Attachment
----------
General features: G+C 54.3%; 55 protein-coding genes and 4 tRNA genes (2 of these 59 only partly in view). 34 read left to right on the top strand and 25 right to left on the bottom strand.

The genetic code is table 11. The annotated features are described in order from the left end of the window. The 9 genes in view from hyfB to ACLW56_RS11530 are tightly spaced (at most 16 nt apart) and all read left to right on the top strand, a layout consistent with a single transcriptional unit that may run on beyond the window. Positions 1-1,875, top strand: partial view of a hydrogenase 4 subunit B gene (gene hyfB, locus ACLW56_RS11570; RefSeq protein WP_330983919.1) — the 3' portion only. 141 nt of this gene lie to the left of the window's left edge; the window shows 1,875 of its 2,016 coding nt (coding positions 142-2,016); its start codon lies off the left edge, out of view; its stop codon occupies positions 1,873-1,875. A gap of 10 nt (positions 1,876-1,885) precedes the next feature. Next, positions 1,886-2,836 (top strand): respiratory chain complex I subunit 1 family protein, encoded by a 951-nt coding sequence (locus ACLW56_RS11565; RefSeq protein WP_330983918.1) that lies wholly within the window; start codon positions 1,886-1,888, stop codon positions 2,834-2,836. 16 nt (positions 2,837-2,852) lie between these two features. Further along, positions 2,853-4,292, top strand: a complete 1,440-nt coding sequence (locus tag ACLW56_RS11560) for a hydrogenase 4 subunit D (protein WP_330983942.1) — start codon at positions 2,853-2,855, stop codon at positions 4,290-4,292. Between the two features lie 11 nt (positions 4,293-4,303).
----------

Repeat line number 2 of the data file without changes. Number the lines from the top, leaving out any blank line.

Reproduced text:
The genetic code is table 11. The annotated features are described in order from the left end of the window. The 9 genes in view from hyfB to ACLW56_RS11530 are tightly spaced (at most 16 nt apart) and all read left to right on the top strand, a layout consistent with a single transcriptional unit that may run on beyond the window. Positions 1-1,875, top strand: partial view of a hydrogenase 4 subunit B gene (gene hyfB, locus ACLW56_RS11570; RefSeq protein WP_330983919.1) — the 3' portion only. 141 nt of this gene lie to the left of the window's left edge; the window shows 1,875 of its 2,016 coding nt (coding positions 142-2,016); its start codon lies off the left edge, out of view; its stop codon occupies positions 1,873-1,875. A gap of 10 nt (positions 1,876-1,885) precedes the next feature. Next, positions 1,886-2,836 (top strand): respiratory chain complex I subunit 1 family protein, encoded by a 951-nt coding sequence (locus ACLW56_RS11565; RefSeq protein WP_330983918.1) that lies wholly within the window; start codon positions 1,886-1,888, stop codon positions 2,834-2,836. 16 nt (positions 2,837-2,852) lie between these two features. Further along, positions 2,853-4,292, top strand: a complete 1,440-nt coding sequence (locus tag ACLW56_RS11560) for a hydrogenase 4 subunit D (protein WP_330983942.1) — start codon at positions 2,853-2,855, stop codon at positions 4,290-4,292. Between the two features lie 11 nt (positions 4,293-4,303).